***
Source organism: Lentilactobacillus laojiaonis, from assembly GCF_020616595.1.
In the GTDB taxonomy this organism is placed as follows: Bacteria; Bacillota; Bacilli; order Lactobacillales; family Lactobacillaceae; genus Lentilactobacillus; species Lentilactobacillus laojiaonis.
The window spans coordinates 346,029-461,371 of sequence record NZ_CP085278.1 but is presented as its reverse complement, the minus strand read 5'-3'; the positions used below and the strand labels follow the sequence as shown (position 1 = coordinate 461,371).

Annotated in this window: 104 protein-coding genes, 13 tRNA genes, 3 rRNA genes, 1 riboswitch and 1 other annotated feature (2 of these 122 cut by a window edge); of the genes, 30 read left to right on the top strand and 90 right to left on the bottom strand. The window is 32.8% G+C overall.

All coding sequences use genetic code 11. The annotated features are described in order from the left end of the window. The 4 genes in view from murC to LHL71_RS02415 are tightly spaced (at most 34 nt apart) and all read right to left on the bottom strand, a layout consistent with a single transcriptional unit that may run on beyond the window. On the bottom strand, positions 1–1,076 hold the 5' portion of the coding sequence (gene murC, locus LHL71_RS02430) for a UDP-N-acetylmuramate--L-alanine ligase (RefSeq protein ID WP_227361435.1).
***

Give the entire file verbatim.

Source organism: Lentilactobacillus laojiaonis, from assembly GCF_020616595.1.
In the GTDB taxonomy this organism is placed as follows: Bacteria; Bacillota; Bacilli; order Lactobacillales; family Lactobacillaceae; genus Lentilactobacillus; species Lentilactobacillus laojiaonis.
The window spans coordinates 346,029-461,371 of sequence record NZ_CP085278.1 but is presented as its reverse complement, the minus strand read 5'-3'; the positions used below and the strand labels follow the sequence as shown (position 1 = coordinate 461,371).

Annotated in this window: 104 protein-coding genes, 13 tRNA genes, 3 rRNA genes, 1 riboswitch and 1 other annotated feature (2 of these 122 cut by a window edge); of the genes, 30 read left to right on the top strand and 90 right to left on the bottom strand. The window is 32.8% G+C overall.

All coding sequences use genetic code 11. The annotated features are described in order from the left end of the window. The 4 genes in view from murC to LHL71_RS02415 are tightly spaced (at most 34 nt apart) and all read right to left on the bottom strand, a layout consistent with a single transcriptional unit that may run on beyond the window. On the bottom strand, positions 1–1,076 hold the 5' portion of the coding sequence (gene murC, locus LHL71_RS02430) for a UDP-N-acetylmuramate--L-alanine ligase (RefSeq protein ID WP_227361435.1).